TURNER: And could these different… I imagine you know corporate jobs and non-profits have different cultures like work environment cultures. And so you also have to consider the people you’re working with. Would you say they vary a lot?
JBEILI: Yeah I think that’s something that I probably should have mentioned before in the pros. I haven’t worked obviously in the corporate world so I can’t speak to it but what I do hear is that it’s much more dog-eat-dog, cut-throat sort of environment. Because it’s so profit driven, it’s so numbers, statistics. It’s much easier for you to lose your job, you’re very sort of dispensable. At least from the outside looking in that’s what it seems and that’s what I’ve heard from friends who are in the for-profit world. In the nonprofit world the people there are drawn to that sort of job do have that mentality somewhere along the way they decided that they… bouncing against the fact that it probably won’t be making millions of dollars, that they want to do something good. So you have those types of people attracted to this type of field.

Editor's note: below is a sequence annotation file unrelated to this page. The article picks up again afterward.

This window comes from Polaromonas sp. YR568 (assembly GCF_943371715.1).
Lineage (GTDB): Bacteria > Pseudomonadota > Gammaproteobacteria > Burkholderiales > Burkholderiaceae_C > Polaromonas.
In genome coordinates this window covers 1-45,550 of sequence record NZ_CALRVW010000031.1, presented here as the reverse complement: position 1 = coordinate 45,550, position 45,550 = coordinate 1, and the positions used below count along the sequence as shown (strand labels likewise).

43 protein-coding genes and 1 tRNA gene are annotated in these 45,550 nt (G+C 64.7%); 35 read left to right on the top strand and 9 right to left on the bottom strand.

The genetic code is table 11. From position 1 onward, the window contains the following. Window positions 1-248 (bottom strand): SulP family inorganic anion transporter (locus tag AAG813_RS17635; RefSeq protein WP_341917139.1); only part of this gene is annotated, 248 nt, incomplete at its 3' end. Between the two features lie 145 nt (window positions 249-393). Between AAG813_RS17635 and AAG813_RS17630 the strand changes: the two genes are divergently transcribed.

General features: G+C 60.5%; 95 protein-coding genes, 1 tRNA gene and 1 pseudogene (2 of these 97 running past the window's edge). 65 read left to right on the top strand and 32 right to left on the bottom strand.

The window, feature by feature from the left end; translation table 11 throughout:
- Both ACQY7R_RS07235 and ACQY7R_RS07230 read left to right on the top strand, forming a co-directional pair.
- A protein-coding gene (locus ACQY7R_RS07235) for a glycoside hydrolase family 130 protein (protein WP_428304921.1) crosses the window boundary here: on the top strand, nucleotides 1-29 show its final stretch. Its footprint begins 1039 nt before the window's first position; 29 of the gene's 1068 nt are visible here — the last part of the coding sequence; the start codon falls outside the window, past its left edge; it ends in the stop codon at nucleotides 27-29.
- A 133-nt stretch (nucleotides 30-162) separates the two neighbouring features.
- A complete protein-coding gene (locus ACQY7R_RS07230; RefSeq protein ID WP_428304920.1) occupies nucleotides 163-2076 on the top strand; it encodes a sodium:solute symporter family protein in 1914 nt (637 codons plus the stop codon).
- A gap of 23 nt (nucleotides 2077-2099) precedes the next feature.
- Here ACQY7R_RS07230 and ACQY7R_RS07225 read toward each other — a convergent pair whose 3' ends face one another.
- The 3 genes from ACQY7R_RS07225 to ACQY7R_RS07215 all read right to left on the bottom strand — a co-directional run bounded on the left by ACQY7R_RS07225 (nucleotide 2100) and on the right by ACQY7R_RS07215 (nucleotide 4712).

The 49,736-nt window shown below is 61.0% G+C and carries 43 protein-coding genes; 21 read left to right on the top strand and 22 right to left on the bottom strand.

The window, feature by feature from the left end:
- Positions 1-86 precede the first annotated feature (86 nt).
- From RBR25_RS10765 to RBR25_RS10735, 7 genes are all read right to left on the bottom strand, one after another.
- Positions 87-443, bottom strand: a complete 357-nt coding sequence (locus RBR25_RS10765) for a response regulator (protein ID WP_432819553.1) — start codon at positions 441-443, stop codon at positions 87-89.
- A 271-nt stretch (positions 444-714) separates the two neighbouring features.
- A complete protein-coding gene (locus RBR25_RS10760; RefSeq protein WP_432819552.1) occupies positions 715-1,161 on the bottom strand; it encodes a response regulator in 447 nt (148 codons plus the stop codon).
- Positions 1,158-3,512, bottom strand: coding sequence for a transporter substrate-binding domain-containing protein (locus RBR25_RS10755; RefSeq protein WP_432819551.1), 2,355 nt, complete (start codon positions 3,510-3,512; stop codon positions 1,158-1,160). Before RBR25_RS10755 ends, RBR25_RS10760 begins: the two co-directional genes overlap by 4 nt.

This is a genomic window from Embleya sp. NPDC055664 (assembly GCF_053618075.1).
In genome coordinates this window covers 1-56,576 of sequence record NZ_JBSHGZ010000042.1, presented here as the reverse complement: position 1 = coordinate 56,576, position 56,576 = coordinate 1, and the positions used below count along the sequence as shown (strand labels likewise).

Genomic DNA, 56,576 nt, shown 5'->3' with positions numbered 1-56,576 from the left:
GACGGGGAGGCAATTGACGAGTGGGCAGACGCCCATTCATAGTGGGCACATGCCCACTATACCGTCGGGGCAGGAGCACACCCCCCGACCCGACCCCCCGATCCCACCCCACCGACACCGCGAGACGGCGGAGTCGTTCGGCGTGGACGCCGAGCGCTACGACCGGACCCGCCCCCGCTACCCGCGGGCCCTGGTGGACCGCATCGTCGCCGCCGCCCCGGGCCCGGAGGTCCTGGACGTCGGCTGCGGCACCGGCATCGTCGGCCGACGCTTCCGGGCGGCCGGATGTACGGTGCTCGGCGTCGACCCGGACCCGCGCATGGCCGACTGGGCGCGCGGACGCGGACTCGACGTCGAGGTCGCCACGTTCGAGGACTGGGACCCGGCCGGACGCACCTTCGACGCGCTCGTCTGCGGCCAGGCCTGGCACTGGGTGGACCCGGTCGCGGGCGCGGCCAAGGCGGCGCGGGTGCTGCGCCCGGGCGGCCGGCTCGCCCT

Usually people who care about the world or causes or issues and that does translate into their personality is the type of people. So you do tend to maybe… depending on the hierarchy of course and the structure because I’ve worked in different places. But if the leadership values a collaborative environment it is more low key in that sense. It is safer in a way when it comes to your job security, which we really should value more. Especially with the erosion of unions and things like that. We need to value the fact that if you’re having a bad day or a bad week, which everybody has to go through, that you’re not going to get let go of. That they value you as a human being.